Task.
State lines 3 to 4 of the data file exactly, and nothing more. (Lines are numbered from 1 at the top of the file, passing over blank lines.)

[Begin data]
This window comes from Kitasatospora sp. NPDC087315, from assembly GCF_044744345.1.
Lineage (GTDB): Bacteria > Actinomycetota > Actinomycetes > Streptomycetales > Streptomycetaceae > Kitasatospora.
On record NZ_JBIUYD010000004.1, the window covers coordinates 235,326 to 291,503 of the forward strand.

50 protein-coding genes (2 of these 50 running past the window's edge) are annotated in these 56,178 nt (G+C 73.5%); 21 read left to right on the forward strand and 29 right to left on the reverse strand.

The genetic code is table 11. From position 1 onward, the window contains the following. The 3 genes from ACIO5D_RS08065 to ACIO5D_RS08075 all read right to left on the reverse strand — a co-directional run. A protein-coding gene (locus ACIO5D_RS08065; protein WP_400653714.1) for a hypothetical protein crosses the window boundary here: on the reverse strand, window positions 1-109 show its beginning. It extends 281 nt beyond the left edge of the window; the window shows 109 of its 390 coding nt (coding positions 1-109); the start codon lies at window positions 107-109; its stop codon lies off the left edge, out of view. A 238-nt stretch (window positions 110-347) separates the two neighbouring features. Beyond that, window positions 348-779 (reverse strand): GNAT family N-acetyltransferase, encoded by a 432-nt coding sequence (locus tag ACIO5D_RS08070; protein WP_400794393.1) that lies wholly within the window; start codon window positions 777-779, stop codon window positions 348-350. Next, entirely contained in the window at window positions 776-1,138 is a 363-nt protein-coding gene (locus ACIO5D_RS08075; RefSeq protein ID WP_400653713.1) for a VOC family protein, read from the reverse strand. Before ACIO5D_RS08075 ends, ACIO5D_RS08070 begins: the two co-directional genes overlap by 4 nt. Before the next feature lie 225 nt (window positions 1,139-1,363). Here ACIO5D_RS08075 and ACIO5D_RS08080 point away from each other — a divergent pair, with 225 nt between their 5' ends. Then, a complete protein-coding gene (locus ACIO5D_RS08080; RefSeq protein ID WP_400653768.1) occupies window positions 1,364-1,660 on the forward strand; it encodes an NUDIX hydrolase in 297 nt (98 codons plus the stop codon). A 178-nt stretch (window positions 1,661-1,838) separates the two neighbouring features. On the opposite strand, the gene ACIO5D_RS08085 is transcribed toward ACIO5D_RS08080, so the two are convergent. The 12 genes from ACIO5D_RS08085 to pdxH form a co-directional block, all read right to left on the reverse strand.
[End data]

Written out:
On record NZ_JBIUYD010000004.1, the window covers coordinates 235,326 to 291,503 of the forward strand.

50 protein-coding genes (2 of these 50 running past the window's edge) are annotated in these 56,178 nt (G+C 73.5%); 21 read left to right on the forward strand and 29 right to left on the reverse strand.